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Impact of metabolic syndrome-related factors on the development of benign prostatic hyperplasia and lower urinary tract symptoms in Asian population.
Medicine (Baltimore). 2019 Oct; 98(42):e17635.M

Abstract

This study aimed to investigate the metabolic syndrome-related risk factors for the development of benign prostatic hyperplasia (BPH) with lower urinary tract symptoms (LUTS) in healthy men.A total of 4880 healthy men who underwent transrectal ultrasonography at our hospital during routine health examinations were included in this study. Those who had undergone a prior biopsy or surgery for prostate disease, were suspected of having urinary tract infection, or were taking BPH/LUTS or metabolic syndrome medications were excluded. BPH/LUTS was defined as an International Prostate Symptom Score (IPSS) of ≥8 and a prostate volume (PV) of ≥30 cm.The subjects had a mean age of 54.1 years, PV of 29.2 cm, prostate-specific antigen (PSA) level of 1.20 ng/mL, and IPSS of 9.2. The annual PV growth rate was 0.48 cm/year. Age, body mass index (BMI), PSA, basal metabolic rate, apolipoprotein A-1, fasting blood glucose, high-density lipoprotein (HDL) cholesterol levels were significant predictive factors for PV. Age, PSA, apolipoprotein B, fasting blood glucose, cholesterol, HDL, and low-density lipoprotein (LDL) levels were predictors of BPH/LUTS at the initial health examination. A decreased fat mass and LDL level were a significant risk factor for the development of BPH/LUTS within 5 years in men without a BPH/LUTS diagnosis at the initial examination.Metabolic syndrome-related variables were strongly associated with BPH/LUTS and by decreasing fat mass and LDL levels, development of BPH/LUTS could be prevented within 5 years in healthy Korean men.

Authors+Show Affiliations

Department of Urology, Yonsei University College of Medicine.Department of Urology, Yonsei University College of Medicine.Health Promotion Center, Gangnam Severance Hospital, Seoul, Korea.Department of Urology, Yonsei University College of Medicine.Department of Urology, Yonsei University College of Medicine. Health Promotion Center, Gangnam Severance Hospital, Seoul, Korea.

Pub Type(s)

Journal Article

Language

eng

PubMed ID

31626149

Citation

Park, Jee Soo, et al. "Impact of Metabolic Syndrome-related Factors On the Development of Benign Prostatic Hyperplasia and Lower Urinary Tract Symptoms in Asian Population." Medicine, vol. 98, no. 42, 2019, pp. e17635.
Park JS, Koo KC, Kim HK, et al. Impact of metabolic syndrome-related factors on the development of benign prostatic hyperplasia and lower urinary tract symptoms in Asian population. Medicine (Baltimore). 2019;98(42):e17635.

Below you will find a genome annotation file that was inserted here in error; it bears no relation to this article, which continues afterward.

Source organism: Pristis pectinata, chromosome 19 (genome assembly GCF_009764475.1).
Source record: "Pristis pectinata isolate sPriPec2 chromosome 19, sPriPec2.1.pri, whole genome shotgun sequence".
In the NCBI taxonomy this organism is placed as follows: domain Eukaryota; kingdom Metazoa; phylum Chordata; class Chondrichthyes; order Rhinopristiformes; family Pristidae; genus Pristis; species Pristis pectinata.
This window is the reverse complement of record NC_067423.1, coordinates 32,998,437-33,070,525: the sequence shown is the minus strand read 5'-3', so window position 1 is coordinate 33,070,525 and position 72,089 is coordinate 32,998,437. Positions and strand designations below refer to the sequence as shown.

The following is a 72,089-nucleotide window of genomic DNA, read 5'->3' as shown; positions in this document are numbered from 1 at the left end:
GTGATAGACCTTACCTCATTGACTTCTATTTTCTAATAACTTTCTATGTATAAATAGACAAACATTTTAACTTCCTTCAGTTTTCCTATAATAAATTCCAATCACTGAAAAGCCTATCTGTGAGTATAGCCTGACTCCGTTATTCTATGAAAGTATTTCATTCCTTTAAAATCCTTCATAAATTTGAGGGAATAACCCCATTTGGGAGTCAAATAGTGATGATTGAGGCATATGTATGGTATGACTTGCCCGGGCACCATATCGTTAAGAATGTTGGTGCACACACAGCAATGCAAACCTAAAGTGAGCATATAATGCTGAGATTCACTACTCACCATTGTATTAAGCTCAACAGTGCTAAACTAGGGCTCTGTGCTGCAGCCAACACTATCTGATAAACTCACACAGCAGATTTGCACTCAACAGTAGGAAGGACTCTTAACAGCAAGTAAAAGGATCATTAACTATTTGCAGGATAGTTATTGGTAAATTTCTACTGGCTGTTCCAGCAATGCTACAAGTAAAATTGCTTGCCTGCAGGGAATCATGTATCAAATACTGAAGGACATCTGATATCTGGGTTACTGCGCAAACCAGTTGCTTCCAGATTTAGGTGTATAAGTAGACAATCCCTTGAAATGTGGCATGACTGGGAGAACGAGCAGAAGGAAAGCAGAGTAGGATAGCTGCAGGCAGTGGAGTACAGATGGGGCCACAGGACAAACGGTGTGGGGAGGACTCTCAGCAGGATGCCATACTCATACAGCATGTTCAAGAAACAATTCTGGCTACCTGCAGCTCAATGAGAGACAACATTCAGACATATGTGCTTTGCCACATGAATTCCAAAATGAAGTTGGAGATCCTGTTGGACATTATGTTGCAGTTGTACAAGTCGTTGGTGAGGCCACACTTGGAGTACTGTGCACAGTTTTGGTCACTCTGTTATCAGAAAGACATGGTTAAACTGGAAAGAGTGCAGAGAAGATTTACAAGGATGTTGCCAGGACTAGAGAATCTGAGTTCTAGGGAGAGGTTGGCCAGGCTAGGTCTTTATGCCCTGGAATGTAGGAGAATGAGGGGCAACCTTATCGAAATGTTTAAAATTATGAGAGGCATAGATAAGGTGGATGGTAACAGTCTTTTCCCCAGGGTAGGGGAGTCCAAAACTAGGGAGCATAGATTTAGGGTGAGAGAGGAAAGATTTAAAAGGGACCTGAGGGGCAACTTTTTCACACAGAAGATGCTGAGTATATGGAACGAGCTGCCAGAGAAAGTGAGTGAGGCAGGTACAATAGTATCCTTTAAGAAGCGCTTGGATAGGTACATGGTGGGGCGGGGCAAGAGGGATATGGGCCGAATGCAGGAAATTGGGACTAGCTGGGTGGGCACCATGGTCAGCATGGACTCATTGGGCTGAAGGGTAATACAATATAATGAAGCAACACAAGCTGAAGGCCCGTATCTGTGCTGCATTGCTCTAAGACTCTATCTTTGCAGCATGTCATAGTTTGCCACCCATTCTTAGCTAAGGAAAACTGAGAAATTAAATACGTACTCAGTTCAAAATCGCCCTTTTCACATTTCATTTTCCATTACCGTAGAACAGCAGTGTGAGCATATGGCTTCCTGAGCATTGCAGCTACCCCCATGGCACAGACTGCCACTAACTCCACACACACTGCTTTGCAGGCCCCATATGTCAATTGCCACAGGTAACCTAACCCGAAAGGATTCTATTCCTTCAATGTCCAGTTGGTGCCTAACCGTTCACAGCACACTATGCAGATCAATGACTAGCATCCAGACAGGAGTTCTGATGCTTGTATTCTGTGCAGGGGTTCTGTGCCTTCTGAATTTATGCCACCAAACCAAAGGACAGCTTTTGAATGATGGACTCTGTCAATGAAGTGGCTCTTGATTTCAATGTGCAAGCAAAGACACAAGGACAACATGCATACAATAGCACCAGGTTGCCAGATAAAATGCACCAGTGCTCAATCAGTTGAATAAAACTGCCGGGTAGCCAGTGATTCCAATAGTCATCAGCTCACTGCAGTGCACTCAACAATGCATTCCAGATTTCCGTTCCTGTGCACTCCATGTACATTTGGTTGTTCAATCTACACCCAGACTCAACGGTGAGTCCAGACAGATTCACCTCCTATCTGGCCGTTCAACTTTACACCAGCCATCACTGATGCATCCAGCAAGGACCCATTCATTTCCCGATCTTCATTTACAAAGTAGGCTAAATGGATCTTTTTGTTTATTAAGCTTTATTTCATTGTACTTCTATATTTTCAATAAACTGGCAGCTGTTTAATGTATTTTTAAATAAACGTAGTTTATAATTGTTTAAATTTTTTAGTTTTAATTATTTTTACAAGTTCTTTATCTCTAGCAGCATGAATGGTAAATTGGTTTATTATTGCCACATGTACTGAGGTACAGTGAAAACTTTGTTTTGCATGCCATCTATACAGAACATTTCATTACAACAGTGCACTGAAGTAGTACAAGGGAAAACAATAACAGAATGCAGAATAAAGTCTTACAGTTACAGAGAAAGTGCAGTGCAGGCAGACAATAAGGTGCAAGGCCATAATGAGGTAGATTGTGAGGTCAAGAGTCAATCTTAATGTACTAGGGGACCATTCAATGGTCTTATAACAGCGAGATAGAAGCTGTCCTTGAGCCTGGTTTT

Park, J. S., Koo, K. C., Kim, H. K., Chung, B. H., & Lee, K. S. (2019). Impact of metabolic syndrome-related factors on the development of benign prostatic hyperplasia and lower urinary tract symptoms in Asian population. Medicine, 98(42), e17635. https://doi.org/10.1097/MD.0000000000017635
Park JS, et al. Impact of Metabolic Syndrome-related Factors On the Development of Benign Prostatic Hyperplasia and Lower Urinary Tract Symptoms in Asian Population. Medicine (Baltimore). 2019;98(42):e17635. PubMed PMID: 31626149.
* Article titles in AMA citation format should be in sentence-case
TY - JOUR T1 - Impact of metabolic syndrome-related factors on the development of benign prostatic hyperplasia and lower urinary tract symptoms in Asian population. AU - Park,Jee Soo, AU - Koo,Kyo Chul, AU - Kim,Hye Kyung, AU - Chung,Byung Ha, AU - Lee,Kwang Suk, PY - 2019/10/19/entrez PY - 2019/10/19/pubmed PY - 2019/10/28/medline SP - e17635 EP - e17635 JF - Medicine JO - Medicine (Baltimore) VL - 98 IS - 42 N2 - This study aimed to investigate the metabolic syndrome-related risk factors for the development of benign prostatic hyperplasia (BPH) with lower urinary tract symptoms (LUTS) in healthy men.A total of 4880 healthy men who underwent transrectal ultrasonography at our hospital during routine health examinations were included in this study. Those who had undergone a prior biopsy or surgery for prostate disease, were suspected of having urinary tract infection, or were taking BPH/LUTS or metabolic syndrome medications were excluded. BPH/LUTS was defined as an International Prostate Symptom Score (IPSS) of ≥8 and a prostate volume (PV) of ≥30 cm.The subjects had a mean age of 54.1 years, PV of 29.2 cm, prostate-specific antigen (PSA) level of 1.20 ng/mL, and IPSS of 9.2. The annual PV growth rate was 0.48 cm/year. Age, body mass index (BMI), PSA, basal metabolic rate, apolipoprotein A-1, fasting blood glucose, high-density lipoprotein (HDL) cholesterol levels were significant predictive factors for PV. Age, PSA, apolipoprotein B, fasting blood glucose, cholesterol, HDL, and low-density lipoprotein (LDL) levels were predictors of BPH/LUTS at the initial health examination. A decreased fat mass and LDL level were a significant risk factor for the development of BPH/LUTS within 5 years in men without a BPH/LUTS diagnosis at the initial examination.Metabolic syndrome-related variables were strongly associated with BPH/LUTS and by decreasing fat mass and LDL levels, development of BPH/LUTS could be prevented within 5 years in healthy Korean men. SN - 1536-5964 UR - https://www.unboundmedicine.com/medline/citation/31626149/Impact_of_metabolic_syndrome_related_factors_on_the_development_of_benign_prostatic_hyperplasia_and_lower_urinary_tract_symptoms_in_Asian_population_ L2 - https://doi.org/10.1097/MD.0000000000017635 DB - PRIME DP - Unbound Medicine ER -